I am not sure much will come of it in my personal life, but it’s nice that someone decided we needed our own, special day when, perhaps, random strangers can give us some sugar (or maybe that’s Suger, if your into French Gothic Medievalism).
I went to the Hillwood estate museum in D.C. today, and saw a couple of the Faberge eggs (I saw some in Russia and some at exhibits in the United States over the years; they’re always wonderful) as well as some imperial Russian paintings and a lovely little icon exhibit. The icon exhibit was small and a friend of mine who is an art historian said it wasn’t a great collection, but I’ve liked icons for a long time and it was nice to see a few that weren’t burned or smashed by the Bolsheviks.
It was rainy and they just started planting the flowers, so there wasn’t much to see in the gardens, but I walked over and saw the temporary exhibit in the dacha. In the evening, they showed a documentary on Faberge, which was really interesting – it discussed the Imperial eggs, of course, but also talked about other items the firm made, and the history of the company in Russia and Europe as well. The Faberge company, which has been reconstituted as a jeweler as of 2009, helped sponsor the film and gave out a catalog beforehand (with no prices – because “if you have to ask, you can’t afford it.”)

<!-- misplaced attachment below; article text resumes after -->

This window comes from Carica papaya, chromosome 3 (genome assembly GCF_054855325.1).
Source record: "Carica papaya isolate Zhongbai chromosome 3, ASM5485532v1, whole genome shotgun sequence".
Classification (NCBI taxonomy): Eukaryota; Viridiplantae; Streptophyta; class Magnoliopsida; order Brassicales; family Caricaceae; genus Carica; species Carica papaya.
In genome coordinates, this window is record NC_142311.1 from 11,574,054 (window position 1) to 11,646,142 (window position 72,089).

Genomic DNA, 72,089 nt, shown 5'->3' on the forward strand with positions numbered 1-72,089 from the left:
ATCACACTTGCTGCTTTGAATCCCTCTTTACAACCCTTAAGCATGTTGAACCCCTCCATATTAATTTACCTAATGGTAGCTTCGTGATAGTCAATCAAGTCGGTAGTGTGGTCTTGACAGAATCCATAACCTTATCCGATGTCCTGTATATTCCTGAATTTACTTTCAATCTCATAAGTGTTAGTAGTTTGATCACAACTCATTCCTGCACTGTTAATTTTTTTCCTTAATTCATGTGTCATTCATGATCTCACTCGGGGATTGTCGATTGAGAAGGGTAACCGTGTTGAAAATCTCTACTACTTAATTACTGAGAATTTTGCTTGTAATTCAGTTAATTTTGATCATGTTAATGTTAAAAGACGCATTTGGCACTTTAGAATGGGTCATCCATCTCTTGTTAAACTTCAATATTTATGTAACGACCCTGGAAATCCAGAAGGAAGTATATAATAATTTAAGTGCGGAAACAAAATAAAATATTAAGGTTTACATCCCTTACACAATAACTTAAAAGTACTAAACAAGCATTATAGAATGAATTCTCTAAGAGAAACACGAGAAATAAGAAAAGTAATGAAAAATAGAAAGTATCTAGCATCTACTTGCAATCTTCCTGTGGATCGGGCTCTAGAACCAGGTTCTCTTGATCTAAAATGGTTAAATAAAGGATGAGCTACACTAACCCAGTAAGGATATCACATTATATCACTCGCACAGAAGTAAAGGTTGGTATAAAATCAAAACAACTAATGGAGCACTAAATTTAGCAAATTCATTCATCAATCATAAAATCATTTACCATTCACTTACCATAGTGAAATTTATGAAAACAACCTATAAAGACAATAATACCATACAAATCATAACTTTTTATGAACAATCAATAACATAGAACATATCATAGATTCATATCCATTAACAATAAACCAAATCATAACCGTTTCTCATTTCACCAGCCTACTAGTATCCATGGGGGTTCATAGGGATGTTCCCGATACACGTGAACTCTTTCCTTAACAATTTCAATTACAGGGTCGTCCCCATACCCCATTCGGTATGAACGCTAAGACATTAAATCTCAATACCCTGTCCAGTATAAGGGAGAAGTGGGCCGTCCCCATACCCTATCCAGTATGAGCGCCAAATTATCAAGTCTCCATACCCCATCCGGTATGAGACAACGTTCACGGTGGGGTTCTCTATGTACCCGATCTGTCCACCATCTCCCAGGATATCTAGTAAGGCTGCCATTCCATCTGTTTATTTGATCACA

After the film, one of the girls in our group was joking about how she was going to show the catalog to her boyfriend and see if he took the hint, and I said “yeah, and Easter is just around the corner, too.” and she made a nasty remark about how she didn’t care about Easter. I guess the two hour film that prominently featured bejeweled Easter eggs owned by queens, princes, and the fabulously rich, and which that now sell for millions of dollars, was apparently lost on her. Oh well, sometimes jokes fall flat.